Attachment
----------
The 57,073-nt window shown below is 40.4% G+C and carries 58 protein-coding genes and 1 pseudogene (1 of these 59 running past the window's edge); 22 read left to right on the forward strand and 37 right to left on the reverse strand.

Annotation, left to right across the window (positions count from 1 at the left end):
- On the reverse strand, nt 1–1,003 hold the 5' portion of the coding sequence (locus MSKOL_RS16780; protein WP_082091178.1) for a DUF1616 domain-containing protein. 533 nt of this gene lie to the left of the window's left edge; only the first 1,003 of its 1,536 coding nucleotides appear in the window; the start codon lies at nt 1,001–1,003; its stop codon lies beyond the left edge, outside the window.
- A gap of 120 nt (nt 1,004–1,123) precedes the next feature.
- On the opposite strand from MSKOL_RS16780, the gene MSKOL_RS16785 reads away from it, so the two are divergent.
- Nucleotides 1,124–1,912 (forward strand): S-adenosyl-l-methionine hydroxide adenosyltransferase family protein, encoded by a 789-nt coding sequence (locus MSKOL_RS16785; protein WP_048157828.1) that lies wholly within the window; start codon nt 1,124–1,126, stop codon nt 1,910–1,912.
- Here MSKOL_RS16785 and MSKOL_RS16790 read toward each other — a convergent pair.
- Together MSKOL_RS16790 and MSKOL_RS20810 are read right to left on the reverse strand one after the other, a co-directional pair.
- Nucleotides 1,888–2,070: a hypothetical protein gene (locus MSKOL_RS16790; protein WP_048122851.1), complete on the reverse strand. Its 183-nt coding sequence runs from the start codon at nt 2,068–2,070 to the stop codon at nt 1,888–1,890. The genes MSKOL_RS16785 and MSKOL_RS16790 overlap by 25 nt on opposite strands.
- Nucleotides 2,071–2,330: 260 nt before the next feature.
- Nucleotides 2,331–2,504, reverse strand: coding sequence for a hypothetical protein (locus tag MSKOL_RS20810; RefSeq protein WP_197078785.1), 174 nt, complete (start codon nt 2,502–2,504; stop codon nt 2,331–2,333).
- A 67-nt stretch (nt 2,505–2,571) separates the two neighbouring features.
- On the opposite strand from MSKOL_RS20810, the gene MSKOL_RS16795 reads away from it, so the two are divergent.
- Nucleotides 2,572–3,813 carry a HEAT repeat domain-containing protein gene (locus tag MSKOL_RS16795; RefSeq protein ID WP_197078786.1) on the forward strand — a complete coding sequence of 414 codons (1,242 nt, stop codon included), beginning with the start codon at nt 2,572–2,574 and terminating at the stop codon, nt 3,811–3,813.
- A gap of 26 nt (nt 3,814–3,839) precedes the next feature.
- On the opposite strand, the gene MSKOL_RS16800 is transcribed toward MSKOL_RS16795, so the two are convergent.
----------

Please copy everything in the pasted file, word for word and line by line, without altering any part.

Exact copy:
The 57,073-nt window shown below is 40.4% G+C and carries 58 protein-coding genes and 1 pseudogene (1 of these 59 running past the window's edge); 22 read left to right on the forward strand and 37 right to left on the reverse strand.

Annotation, left to right across the window (positions count from 1 at the left end):
- On the reverse strand, nt 1–1,003 hold the 5' portion of the coding sequence (locus MSKOL_RS16780; protein WP_082091178.1) for a DUF1616 domain-containing protein. 533 nt of this gene lie to the left of the window's left edge; only the first 1,003 of its 1,536 coding nucleotides appear in the window; the start codon lies at nt 1,001–1,003; its stop codon lies beyond the left edge, outside the window.
- A gap of 120 nt (nt 1,004–1,123) precedes the next feature.
- On the opposite strand from MSKOL_RS16780, the gene MSKOL_RS16785 reads away from it, so the two are divergent.
- Nucleotides 1,124–1,912 (forward strand): S-adenosyl-l-methionine hydroxide adenosyltransferase family protein, encoded by a 789-nt coding sequence (locus MSKOL_RS16785; protein WP_048157828.1) that lies wholly within the window; start codon nt 1,124–1,126, stop codon nt 1,910–1,912.
- Here MSKOL_RS16785 and MSKOL_RS16790 read toward each other — a convergent pair.
- Together MSKOL_RS16790 and MSKOL_RS20810 are read right to left on the reverse strand one after the other, a co-directional pair.
- Nucleotides 1,888–2,070: a hypothetical protein gene (locus MSKOL_RS16790; protein WP_048122851.1), complete on the reverse strand. Its 183-nt coding sequence runs from the start codon at nt 2,068–2,070 to the stop codon at nt 1,888–1,890. The genes MSKOL_RS16785 and MSKOL_RS16790 overlap by 25 nt on opposite strands.
- Nucleotides 2,071–2,330: 260 nt before the next feature.
- Nucleotides 2,331–2,504, reverse strand: coding sequence for a hypothetical protein (locus tag MSKOL_RS20810; RefSeq protein WP_197078785.1), 174 nt, complete (start codon nt 2,502–2,504; stop codon nt 2,331–2,333).
- A 67-nt stretch (nt 2,505–2,571) separates the two neighbouring features.
- On the opposite strand from MSKOL_RS20810, the gene MSKOL_RS16795 reads away from it, so the two are divergent.
- Nucleotides 2,572–3,813 carry a HEAT repeat domain-containing protein gene (locus tag MSKOL_RS16795; RefSeq protein ID WP_197078786.1) on the forward strand — a complete coding sequence of 414 codons (1,242 nt, stop codon included), beginning with the start codon at nt 2,572–2,574 and terminating at the stop codon, nt 3,811–3,813.
- A gap of 26 nt (nt 3,814–3,839) precedes the next feature.
- On the opposite strand, the gene MSKOL_RS16800 is transcribed toward MSKOL_RS16795, so the two are convergent.